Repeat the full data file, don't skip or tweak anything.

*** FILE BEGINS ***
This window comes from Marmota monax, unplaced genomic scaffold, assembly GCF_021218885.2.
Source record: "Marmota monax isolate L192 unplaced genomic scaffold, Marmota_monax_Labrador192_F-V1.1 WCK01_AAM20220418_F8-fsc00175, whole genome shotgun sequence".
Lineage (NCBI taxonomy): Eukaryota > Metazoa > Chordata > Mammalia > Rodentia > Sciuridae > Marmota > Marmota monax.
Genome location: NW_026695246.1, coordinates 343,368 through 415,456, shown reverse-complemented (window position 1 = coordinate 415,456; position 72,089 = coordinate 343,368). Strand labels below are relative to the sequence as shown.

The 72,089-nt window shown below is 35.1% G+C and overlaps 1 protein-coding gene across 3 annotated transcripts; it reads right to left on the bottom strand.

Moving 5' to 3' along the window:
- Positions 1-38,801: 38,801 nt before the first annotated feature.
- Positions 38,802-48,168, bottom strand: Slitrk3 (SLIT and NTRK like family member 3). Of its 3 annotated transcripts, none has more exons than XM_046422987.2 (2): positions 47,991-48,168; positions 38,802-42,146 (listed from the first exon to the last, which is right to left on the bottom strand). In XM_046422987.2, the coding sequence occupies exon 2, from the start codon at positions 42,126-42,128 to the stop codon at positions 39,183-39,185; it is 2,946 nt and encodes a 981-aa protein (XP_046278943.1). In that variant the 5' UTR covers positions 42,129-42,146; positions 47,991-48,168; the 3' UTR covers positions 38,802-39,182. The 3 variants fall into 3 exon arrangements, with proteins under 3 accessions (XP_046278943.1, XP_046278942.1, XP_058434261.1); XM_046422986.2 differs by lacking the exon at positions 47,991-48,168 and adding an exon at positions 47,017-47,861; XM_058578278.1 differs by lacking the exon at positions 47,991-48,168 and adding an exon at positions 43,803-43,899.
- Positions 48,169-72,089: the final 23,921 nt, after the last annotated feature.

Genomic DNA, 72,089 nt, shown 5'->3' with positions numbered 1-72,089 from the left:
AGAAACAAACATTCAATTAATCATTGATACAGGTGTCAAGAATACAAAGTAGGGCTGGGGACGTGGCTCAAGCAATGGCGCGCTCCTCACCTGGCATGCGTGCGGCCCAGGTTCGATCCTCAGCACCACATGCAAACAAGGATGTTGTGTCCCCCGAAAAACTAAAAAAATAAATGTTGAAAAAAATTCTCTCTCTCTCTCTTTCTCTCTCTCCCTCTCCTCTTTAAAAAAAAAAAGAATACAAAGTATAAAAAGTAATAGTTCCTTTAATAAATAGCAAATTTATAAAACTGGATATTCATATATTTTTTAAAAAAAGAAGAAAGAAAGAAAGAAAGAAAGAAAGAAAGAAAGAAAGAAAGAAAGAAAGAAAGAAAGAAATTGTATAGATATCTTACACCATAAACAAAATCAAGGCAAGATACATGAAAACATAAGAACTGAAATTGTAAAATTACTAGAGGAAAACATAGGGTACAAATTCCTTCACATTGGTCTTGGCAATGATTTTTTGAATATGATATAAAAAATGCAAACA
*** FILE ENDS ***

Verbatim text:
This window comes from Marmota monax, unplaced genomic scaffold, assembly GCF_021218885.2.
Source record: "Marmota monax isolate L192 unplaced genomic scaffold, Marmota_monax_Labrador192_F-V1.1 WCK01_AAM20220418_F8-fsc00175, whole genome shotgun sequence".
Lineage (NCBI taxonomy): Eukaryota > Metazoa > Chordata > Mammalia > Rodentia > Sciuridae > Marmota > Marmota monax.
Genome location: NW_026695246.1, coordinates 343,368 through 415,456, shown reverse-complemented (window position 1 = coordinate 415,456; position 72,089 = coordinate 343,368). Strand labels below are relative to the sequence as shown.

The 72,089-nt window shown below is 35.1% G+C and overlaps 1 protein-coding gene across 3 annotated transcripts; it reads right to left on the bottom strand.

Moving 5' to 3' along the window:
- Positions 1-38,801: 38,801 nt before the first annotated feature.
- Positions 38,802-48,168, bottom strand: Slitrk3 (SLIT and NTRK like family member 3). Of its 3 annotated transcripts, none has more exons than XM_046422987.2 (2): positions 47,991-48,168; positions 38,802-42,146 (listed from the first exon to the last, which is right to left on the bottom strand). In XM_046422987.2, the coding sequence occupies exon 2, from the start codon at positions 42,126-42,128 to the stop codon at positions 39,183-39,185; it is 2,946 nt and encodes a 981-aa protein (XP_046278943.1). In that variant the 5' UTR covers positions 42,129-42,146; positions 47,991-48,168; the 3' UTR covers positions 38,802-39,182. The 3 variants fall into 3 exon arrangements, with proteins under 3 accessions (XP_046278943.1, XP_046278942.1, XP_058434261.1); XM_046422986.2 differs by lacking the exon at positions 47,991-48,168 and adding an exon at positions 47,017-47,861; XM_058578278.1 differs by lacking the exon at positions 47,991-48,168 and adding an exon at positions 43,803-43,899.
- Positions 48,169-72,089: the final 23,921 nt, after the last annotated feature.

Genomic DNA, 72,089 nt, shown 5'->3' with positions numbered 1-72,089 from the left:
AGAAACAAACATTCAATTAATCATTGATACAGGTGTCAAGAATACAAAGTAGGGCTGGGGACGTGGCTCAAGCAATGGCGCGCTCCTCACCTGGCATGCGTGCGGCCCAGGTTCGATCCTCAGCACCACATGCAAACAAGGATGTTGTGTCCCCCGAAAAACTAAAAAAATAAATGTTGAAAAAAATTCTCTCTCTCTCTCTTTCTCTCTCTCCCTCTCCTCTTTAAAAAAAAAAAGAATACAAAGTATAAAAAGTAATAGTTCCTTTAATAAATAGCAAATTTATAAAACTGGATATTCATATATTTTTTAAAAAAAGAAGAAAGAAAGAAAGAAAGAAAGAAAGAAAGAAAGAAAGAAAGAAAGAAAGAAAGAAAGAAATTGTATAGATATCTTACACCATAAACAAAATCAAGGCAAGATACATGAAAACATAAGAACTGAAATTGTAAAATTACTAGAGGAAAACATAGGGTACAAATTCCTTCACATTGGTCTTGGCAATGATTTTTTGAATATGATATAAAAAATGCAAACA